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NNSA conducts nuclear safeguards workshop for North African countries

A technical expert leads exercise attendees through a radioisotope production building on Morocco’s research reactor site.

Experts from NNSA and the International Atomic Energy Agency (IAEA) conducted a workshop to promote the adoption of the Additional Protocol and provide training on Complementary Access for 15 nuclear safeguards practitioners from Algeria, Morocco, and Tunisia earlier this month in Rabat, Morocco. The course was co-hosted by Morocco’s National Center for Nuclear Energy, Sciences, and Techniques.

International nuclear safeguards are technical measures used to verify a country is in compliance with its legal agreements with the IAEA and not diverting nuclear material to weapons programs or pursuing undeclared nuclear activities. The proliferation challenges of the early 1990s demonstrated that IAEA inspectors required more information and greater access in order to provide credible assurances to the international community that each member-state’s nuclear material was fully declared and not being diverted for illicit uses. The approval of the Additional Protocol by the IAEA Board of Governors in 1997 serves as a testament to the international community’s enduring belief in a strong and robust safeguards system.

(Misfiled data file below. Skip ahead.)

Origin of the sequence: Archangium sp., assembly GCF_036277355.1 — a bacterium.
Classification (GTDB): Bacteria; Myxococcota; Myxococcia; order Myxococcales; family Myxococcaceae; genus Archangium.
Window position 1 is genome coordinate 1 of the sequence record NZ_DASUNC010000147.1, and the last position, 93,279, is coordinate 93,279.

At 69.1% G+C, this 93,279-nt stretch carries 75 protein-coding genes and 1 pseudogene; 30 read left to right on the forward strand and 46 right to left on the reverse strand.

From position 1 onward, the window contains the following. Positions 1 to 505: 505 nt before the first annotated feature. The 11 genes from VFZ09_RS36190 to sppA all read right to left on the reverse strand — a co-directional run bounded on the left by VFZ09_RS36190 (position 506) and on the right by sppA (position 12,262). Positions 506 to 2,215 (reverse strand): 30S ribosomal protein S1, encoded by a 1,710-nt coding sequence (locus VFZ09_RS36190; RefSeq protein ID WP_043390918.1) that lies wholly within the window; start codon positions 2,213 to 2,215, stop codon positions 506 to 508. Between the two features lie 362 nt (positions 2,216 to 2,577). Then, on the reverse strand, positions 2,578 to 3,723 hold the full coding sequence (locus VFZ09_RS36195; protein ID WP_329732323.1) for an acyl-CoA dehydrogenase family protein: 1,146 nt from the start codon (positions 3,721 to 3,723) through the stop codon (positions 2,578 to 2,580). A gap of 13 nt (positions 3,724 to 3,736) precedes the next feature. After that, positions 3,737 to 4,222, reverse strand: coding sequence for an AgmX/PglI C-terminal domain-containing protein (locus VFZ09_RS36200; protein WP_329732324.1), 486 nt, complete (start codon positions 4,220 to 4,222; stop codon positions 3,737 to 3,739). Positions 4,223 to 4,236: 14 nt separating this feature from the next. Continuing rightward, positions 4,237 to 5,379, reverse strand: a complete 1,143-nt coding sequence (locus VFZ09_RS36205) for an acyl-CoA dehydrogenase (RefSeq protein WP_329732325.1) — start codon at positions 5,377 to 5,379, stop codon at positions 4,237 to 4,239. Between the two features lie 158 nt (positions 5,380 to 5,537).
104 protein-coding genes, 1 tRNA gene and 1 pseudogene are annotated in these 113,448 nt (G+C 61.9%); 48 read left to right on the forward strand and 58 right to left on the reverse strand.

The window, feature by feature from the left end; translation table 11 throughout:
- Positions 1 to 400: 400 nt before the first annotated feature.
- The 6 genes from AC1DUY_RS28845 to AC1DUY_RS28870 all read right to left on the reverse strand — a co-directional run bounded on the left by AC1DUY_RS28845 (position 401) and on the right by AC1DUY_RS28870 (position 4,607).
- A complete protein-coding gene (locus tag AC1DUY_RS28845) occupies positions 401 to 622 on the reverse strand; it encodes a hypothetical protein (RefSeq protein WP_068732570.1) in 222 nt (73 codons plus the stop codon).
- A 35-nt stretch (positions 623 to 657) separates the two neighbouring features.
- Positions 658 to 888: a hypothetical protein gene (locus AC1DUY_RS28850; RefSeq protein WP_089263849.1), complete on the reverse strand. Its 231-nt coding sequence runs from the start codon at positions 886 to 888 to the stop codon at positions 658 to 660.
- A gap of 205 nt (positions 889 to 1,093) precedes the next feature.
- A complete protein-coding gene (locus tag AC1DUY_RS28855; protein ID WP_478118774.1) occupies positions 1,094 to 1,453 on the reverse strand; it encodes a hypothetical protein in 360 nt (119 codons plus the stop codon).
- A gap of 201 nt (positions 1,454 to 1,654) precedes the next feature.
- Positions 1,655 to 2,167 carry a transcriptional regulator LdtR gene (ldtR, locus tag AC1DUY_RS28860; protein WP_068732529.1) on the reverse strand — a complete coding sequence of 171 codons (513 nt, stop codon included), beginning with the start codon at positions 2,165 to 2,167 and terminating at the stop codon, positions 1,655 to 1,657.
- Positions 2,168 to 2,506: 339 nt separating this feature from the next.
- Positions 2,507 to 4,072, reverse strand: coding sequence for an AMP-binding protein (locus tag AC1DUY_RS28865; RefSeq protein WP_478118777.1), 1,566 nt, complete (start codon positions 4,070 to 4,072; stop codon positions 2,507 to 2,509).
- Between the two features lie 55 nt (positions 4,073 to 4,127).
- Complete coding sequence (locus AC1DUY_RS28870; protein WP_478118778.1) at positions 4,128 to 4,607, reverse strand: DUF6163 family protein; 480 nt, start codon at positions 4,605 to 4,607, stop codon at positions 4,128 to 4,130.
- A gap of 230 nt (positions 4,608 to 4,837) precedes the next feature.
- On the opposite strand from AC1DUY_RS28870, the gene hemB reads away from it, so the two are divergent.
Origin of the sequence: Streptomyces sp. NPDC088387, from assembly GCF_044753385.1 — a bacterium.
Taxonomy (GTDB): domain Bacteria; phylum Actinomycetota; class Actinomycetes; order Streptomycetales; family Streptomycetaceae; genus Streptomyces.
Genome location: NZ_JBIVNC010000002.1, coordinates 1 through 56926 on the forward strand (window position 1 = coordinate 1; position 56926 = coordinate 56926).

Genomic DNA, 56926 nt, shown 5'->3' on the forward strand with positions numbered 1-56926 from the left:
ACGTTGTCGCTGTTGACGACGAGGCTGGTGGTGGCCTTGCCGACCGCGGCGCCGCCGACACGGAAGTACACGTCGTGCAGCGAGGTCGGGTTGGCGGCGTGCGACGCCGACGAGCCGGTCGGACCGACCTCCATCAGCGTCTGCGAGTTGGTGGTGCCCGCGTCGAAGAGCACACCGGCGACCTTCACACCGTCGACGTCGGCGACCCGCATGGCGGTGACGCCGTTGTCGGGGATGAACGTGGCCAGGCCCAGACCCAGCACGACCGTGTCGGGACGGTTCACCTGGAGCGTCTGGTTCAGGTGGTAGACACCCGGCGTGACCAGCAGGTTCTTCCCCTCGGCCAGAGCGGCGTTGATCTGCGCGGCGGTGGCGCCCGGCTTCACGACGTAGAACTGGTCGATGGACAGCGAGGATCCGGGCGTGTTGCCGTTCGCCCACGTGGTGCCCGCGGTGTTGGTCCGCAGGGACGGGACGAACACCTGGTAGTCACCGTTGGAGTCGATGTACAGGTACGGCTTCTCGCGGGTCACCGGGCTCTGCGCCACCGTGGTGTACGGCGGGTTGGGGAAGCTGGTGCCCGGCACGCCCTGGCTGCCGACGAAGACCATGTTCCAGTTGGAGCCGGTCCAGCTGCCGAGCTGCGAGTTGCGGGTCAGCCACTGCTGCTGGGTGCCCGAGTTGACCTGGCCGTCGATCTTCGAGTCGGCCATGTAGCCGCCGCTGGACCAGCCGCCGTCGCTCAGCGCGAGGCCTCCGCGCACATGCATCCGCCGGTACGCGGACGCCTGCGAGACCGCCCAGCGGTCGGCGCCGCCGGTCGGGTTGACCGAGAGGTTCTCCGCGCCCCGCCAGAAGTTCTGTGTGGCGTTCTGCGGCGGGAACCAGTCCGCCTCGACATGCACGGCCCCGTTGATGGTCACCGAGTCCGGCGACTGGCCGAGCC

“The highlight of the course was a mock Complementary Access exercise on the site of Morocco’s research reactor,” said NNSA’s Principal Assistant Deputy Administrator for the Office of Defense Nuclear Nonproliferation, Dave Huizenga. “This allowed participants to divide into smaller teams and practice roles similar to those required for a quick response.”

An NNSA training expert plays the role of an IAEA inspector with equipment that uses nuclear signatures to detect and identify nuclear material during a safeguards exercise in Morocco.

The teams accompanied training experts playing the role of IAEA inspectors through the reactor building and practiced facilitating a Complementary Access visit, with inspectors asking questions and using IAEA equipment to take measurements, photographs, environmental samples, and other means to confirm the absence of undeclared activities and material. Under an Additional Protocol, the IAEA has a right to conduct Complementary Access visits, which provide the IAEA with a tool to assure the absence of undeclared nuclear material or activities, or to resolve an inconsistency with respect to a State’s declaration.

The short-notice Complementary Access permitted under the Additional Protocol serve as important tools in preventing the proliferation of nuclear weapons.

The workshop aimed to strengthen the implementation of international nuclear safeguards and familiarize participants on how the IAEA works to verify reporting under the Additional Protocol.

NNSA and IAEA experts conduct a practical safeguards training exercise for North African countries at Morocco’s research reactor site.